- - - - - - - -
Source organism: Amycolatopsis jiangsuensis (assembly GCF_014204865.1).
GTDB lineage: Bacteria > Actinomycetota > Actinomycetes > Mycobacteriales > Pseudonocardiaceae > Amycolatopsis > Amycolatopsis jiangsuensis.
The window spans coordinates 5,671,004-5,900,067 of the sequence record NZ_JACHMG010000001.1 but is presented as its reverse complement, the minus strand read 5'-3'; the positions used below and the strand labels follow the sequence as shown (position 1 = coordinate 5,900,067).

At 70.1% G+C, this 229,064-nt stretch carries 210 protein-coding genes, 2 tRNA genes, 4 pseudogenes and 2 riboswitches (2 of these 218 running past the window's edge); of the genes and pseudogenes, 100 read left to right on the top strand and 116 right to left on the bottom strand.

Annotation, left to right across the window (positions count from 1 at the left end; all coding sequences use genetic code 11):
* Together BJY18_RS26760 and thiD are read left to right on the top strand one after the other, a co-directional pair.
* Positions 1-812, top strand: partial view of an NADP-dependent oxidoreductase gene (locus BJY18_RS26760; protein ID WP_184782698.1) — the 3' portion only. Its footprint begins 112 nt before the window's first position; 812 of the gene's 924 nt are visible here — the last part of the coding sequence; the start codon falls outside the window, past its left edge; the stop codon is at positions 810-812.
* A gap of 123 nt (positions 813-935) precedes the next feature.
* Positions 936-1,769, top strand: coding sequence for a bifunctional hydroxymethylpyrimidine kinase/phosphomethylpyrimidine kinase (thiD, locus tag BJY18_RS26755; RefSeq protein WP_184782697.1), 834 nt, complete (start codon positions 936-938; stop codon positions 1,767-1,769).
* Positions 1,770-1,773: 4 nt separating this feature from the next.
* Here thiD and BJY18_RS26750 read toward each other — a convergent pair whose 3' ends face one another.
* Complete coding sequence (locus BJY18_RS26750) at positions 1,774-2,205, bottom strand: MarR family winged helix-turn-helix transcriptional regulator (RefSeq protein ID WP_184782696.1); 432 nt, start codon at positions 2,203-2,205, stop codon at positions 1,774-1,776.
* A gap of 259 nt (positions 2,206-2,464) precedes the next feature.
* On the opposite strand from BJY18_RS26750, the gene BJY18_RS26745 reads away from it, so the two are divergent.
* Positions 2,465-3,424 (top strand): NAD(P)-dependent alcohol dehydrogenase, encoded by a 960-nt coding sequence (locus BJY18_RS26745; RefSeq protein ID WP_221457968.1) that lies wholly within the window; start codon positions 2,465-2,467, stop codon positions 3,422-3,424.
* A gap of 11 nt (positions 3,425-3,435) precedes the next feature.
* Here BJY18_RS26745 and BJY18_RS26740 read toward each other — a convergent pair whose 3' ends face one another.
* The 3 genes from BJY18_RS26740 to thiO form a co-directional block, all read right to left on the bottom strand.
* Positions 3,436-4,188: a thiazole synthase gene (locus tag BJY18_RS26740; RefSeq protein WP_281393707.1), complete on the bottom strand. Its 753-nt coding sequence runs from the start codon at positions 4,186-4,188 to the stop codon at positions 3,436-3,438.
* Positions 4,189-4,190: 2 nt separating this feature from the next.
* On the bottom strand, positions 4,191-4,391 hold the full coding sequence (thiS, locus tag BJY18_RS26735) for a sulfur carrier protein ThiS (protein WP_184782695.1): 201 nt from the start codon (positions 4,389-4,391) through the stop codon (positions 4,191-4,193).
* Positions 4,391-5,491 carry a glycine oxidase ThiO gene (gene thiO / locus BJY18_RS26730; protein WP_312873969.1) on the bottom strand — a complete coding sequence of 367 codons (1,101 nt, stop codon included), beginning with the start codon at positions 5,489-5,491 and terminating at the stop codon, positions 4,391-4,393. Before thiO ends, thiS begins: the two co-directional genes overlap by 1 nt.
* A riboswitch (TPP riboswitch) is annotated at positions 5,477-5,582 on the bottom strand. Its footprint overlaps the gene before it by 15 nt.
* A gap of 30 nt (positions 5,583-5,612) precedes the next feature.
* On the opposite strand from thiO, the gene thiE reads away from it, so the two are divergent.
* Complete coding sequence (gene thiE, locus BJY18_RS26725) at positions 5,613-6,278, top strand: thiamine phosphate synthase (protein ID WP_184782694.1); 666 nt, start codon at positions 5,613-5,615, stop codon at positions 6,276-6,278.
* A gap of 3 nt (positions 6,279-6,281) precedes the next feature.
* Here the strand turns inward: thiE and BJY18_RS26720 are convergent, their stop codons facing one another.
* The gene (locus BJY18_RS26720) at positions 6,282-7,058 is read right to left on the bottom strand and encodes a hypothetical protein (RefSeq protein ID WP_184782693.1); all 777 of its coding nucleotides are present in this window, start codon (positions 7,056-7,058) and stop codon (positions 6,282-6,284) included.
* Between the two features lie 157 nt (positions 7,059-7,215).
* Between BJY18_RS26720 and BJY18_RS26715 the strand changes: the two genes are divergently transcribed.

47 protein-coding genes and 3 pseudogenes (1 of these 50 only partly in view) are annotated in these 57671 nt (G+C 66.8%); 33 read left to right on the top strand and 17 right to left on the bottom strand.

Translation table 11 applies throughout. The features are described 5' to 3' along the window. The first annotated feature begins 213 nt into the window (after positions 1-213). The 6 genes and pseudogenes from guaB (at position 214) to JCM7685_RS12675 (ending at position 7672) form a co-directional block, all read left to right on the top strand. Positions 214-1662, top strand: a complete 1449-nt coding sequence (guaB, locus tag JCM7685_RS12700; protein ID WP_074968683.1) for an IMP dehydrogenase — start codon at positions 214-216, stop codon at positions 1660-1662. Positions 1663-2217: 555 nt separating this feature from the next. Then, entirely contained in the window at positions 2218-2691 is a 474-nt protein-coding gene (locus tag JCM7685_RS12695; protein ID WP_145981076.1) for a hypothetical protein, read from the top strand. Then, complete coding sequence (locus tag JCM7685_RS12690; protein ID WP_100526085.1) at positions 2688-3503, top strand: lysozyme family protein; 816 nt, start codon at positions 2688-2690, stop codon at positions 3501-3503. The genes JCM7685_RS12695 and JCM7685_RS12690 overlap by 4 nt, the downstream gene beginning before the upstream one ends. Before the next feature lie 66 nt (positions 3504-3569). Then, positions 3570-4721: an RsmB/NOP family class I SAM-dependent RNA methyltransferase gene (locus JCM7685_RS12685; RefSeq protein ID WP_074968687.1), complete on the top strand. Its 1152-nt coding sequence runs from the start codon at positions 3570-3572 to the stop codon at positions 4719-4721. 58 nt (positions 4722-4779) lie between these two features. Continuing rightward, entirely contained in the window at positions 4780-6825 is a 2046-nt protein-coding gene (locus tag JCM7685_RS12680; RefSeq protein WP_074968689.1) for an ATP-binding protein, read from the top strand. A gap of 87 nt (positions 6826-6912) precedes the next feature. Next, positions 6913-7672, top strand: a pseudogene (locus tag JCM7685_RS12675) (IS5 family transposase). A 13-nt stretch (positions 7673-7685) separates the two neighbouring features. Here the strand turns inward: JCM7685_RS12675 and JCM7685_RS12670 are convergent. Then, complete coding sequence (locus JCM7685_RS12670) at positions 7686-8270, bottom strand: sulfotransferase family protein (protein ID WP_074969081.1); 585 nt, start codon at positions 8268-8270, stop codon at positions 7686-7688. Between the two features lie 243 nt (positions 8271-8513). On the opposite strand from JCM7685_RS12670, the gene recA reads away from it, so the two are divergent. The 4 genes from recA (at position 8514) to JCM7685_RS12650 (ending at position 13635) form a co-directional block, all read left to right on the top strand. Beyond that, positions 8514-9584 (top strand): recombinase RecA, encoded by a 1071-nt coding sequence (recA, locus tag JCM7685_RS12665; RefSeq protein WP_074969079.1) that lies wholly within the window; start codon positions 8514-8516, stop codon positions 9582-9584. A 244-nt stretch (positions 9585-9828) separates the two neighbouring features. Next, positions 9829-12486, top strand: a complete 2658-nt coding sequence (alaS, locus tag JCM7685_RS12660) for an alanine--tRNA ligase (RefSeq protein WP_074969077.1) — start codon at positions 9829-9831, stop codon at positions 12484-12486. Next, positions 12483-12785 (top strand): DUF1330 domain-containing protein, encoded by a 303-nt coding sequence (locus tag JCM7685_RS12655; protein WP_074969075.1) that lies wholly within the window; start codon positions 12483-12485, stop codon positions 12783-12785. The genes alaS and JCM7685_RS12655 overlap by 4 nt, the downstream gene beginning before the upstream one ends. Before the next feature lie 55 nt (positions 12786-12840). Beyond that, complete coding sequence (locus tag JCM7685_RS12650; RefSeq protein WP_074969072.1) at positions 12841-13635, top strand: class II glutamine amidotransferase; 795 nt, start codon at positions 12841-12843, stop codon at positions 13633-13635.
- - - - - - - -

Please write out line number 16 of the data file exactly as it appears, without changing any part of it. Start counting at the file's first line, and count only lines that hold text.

* A gap of 11 nt (positions 3,425-3,435) precedes the next feature.